Chairwoman notes progress in housing, legal battles and maintaining cultural traditionsThe year 2011 was a successful one for the Fond du Lac Band of Lake Superior Chippewa on economic, community and cultural fronts, Chairwoman Karen Diver said last Thursday, hours before delivering her annual State of the Band address.
By: Jana Hollingsworth, Pine Journal
The year 2011 was a successful one for the Fond du Lac Band of Lake Superior Chippewa on economic, community and cultural fronts, Chairwoman Karen Diver said last Thursday, hours before delivering her annual State of the Band address.
She dedicated the address to Mary Northrup, a member of the Reservation Business Committee, the band’s governing body, who died in December. Northrup was finishing her first term as the Brookston representative. The State of the Band address is not open to non-band members because nonpublic financial data is released.
She shared her description of last year’s highlights and the challenges of 2012 on Thursday afternoon.
In 2011, she said:
+ Fond du Lac secured funding for supportive housing for veterans and low-income housing for families, which will be built this year.
“We know that veterans are over-represented in homeless populations,” Diver said, “and it means a lot to have residences specifically for them on a reservation that has “an incredible housing challenge.”
The reservation’s waiting list for housing has been cut by more than 100 in the past few years, and now sits at about 160, Diver said. In the past five years, 96 housing units have been added to the reservation, when normal growth would put the number at about 20, she said.
+ A federal court and the National Indian Gaming Commission ruled that the city of Duluth can’t collect about $6 million a year it used to receive from the Fond-du-Luth Casino. The court also ruled the band must pay the city for payments missed since 2009; the city and band are both appealing the ruling. The Gaming Commission said that Indian casinos are to operate only in the interest of the band, and the agreement with the city spanned too long a time period.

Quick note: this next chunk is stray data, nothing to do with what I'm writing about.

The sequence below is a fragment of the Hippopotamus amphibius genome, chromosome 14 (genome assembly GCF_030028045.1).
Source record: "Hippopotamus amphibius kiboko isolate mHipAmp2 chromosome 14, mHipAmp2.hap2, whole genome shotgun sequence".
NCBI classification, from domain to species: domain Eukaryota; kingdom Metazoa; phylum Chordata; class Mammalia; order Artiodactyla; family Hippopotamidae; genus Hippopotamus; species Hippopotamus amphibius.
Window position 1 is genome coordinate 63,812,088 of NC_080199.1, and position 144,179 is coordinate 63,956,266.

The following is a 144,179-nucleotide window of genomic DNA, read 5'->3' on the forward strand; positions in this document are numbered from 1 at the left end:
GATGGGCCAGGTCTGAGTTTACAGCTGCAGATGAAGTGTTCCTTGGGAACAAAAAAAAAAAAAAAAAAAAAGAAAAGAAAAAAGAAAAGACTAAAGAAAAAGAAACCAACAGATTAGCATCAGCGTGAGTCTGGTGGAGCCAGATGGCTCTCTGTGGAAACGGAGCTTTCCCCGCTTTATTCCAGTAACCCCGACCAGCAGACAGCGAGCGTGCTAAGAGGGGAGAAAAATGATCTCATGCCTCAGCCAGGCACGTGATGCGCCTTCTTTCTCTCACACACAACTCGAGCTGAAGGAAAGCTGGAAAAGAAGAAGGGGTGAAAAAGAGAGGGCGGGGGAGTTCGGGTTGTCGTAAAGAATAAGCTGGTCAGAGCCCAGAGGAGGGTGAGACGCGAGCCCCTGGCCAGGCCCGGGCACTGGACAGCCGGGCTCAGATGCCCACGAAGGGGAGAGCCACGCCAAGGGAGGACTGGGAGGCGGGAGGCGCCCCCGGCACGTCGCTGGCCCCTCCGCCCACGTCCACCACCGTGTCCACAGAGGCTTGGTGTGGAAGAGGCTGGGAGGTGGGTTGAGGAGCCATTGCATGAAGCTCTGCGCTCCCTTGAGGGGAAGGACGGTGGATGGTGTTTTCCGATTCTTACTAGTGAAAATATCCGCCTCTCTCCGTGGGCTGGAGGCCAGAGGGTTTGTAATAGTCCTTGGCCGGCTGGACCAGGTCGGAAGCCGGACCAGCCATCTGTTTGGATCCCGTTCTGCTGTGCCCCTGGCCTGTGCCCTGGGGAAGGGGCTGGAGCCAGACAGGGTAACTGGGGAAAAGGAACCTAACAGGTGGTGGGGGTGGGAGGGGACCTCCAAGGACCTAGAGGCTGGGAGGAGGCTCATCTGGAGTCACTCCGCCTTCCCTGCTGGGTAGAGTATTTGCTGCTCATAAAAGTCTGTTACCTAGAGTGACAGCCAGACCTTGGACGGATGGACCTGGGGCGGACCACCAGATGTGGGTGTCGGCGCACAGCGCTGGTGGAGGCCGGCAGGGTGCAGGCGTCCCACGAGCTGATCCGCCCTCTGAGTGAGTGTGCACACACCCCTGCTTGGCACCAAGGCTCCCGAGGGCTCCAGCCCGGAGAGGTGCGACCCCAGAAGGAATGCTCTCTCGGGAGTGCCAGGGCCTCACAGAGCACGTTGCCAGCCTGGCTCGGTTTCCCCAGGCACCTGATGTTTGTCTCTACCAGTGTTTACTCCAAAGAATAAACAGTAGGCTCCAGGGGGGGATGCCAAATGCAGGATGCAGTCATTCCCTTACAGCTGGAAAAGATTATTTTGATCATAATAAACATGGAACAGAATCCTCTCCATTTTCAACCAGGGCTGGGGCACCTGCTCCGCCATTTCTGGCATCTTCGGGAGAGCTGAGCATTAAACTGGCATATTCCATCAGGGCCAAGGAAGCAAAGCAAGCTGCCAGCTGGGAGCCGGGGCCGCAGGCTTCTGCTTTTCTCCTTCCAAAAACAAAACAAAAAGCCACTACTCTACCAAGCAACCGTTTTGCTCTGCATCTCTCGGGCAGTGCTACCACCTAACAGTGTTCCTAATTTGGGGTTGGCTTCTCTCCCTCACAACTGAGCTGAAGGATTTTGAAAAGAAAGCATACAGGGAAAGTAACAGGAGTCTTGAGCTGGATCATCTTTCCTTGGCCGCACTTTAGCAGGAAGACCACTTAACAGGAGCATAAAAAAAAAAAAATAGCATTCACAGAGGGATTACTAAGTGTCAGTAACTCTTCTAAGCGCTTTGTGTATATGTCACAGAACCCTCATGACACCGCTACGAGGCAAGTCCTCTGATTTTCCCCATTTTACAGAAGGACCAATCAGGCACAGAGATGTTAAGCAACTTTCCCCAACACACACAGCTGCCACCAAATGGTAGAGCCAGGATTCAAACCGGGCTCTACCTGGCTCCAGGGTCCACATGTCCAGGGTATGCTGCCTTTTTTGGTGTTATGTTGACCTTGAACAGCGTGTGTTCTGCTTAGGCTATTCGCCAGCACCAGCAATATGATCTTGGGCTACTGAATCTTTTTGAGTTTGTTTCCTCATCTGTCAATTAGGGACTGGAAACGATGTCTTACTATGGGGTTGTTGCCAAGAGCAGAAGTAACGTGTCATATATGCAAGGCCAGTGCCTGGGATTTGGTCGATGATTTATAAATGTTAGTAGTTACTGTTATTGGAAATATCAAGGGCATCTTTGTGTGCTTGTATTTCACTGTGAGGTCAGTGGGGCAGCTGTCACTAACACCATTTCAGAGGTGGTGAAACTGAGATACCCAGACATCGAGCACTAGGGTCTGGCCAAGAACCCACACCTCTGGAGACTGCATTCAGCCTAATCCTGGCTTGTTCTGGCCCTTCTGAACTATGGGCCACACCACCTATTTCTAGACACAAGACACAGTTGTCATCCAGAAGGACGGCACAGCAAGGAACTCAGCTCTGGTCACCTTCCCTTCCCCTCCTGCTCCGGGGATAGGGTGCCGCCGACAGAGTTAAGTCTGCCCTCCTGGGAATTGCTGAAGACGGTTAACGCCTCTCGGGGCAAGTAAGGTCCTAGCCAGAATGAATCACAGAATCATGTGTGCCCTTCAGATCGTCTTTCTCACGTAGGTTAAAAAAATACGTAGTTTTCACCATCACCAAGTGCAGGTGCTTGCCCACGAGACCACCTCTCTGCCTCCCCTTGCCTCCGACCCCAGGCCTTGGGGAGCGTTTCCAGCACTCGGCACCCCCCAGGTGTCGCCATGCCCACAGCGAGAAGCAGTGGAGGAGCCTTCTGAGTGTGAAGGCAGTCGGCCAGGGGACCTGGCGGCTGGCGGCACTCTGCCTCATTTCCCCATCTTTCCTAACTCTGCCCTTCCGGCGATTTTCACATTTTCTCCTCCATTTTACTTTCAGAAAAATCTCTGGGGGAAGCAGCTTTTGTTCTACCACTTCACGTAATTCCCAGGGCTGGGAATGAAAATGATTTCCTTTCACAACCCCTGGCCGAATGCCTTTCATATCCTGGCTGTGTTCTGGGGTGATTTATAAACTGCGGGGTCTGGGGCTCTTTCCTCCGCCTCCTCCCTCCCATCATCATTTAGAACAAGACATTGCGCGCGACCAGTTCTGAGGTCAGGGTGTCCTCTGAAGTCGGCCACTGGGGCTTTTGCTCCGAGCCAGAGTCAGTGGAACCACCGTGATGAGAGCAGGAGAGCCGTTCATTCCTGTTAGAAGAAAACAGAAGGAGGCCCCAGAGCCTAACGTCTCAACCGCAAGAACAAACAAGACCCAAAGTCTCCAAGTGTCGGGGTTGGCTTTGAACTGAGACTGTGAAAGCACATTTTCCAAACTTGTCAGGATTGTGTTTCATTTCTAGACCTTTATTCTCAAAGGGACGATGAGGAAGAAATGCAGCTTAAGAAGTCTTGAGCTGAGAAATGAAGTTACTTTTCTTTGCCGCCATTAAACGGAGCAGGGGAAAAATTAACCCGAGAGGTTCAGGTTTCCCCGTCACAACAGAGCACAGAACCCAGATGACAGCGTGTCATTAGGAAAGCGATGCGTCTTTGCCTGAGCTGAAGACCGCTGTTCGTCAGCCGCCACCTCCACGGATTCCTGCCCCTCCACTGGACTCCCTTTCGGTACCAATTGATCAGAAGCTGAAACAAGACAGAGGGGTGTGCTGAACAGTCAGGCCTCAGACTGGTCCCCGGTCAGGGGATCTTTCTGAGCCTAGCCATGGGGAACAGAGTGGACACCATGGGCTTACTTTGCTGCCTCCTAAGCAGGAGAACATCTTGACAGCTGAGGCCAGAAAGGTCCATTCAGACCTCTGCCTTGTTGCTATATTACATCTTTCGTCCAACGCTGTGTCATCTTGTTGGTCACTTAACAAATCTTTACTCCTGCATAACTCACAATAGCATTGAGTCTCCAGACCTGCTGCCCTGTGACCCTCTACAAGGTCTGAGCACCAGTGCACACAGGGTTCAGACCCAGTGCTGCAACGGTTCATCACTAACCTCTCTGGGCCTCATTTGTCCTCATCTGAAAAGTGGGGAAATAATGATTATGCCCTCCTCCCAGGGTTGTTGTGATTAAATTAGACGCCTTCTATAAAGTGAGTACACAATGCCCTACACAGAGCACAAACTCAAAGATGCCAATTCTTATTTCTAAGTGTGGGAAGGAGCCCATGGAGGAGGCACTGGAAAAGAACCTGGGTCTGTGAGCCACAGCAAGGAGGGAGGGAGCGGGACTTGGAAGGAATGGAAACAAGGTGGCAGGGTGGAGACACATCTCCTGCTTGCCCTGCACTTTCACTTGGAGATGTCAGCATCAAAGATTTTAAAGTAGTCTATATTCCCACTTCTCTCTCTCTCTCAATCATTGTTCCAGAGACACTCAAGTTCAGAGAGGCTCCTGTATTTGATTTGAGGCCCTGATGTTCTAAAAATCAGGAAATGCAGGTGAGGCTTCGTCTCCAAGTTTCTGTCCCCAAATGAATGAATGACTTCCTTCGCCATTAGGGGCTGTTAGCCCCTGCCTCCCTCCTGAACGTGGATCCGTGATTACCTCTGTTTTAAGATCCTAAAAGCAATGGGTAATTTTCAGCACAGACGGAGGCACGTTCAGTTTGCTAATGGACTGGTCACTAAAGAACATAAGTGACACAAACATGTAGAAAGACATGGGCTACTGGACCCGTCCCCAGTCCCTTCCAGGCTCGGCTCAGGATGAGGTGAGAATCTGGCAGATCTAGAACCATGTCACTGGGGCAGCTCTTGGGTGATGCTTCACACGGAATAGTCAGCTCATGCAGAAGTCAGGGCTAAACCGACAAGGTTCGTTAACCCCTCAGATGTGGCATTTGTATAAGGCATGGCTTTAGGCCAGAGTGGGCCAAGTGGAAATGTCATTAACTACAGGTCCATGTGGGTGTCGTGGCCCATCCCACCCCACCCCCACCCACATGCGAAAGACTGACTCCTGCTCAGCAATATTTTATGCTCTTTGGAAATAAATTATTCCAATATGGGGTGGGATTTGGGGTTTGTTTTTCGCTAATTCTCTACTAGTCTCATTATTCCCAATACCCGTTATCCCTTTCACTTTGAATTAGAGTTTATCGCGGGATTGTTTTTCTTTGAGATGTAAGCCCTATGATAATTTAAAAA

“The band won,” Diver said. “The agreements are called illegal. That was a big thing for us. It’s obviously not settled, but it’s something for us to point to as a milestone during the year.”
Both Black Bear and Fond-du-Luth casinos are financially stable, Diver said, but revenue is still not at pre-recession levels.
+ The band purchased Spirit Island, the sixth stopping place in the migration of the Anishinaabe people from the northeastern part of the continent. The 5.9 acres of land near Clough Island on the Minnesota side of the St. Louis River, bought for $150,000, was a “significant reclamation” of Ojibwe land, Diver said.
“It’s tiny but it’s ours,” she said.
+ Fond du Lac bought two radio stations, in Cloquet and Moose Lake, and started another on the reservation. WGZS, named for the Ojibwe word “giizis,” or moon,” began broadcasting at 89.1 FM in September. The two purchases were an economic development effort, Diver said, which provided eight jobs.
Goals for this year, the band chairwoman said, include planning for more housing, this time for those needing memory care. Ten units would be added to existing assisted-living housing on the reservation. A walking/biking trail will be built along Big Lake Road, and turn lanes will be added to unsafe intersections on the same road. The band also will add 9,700 feet of water line, working with the city of Cloquet, which will allow it to increase fire protection.
The challenges for 2012, said Diver, include resolving the Fond-du-Luth issue with the city of Duluth and monitoring state and federal policies and budgets that could affect the band.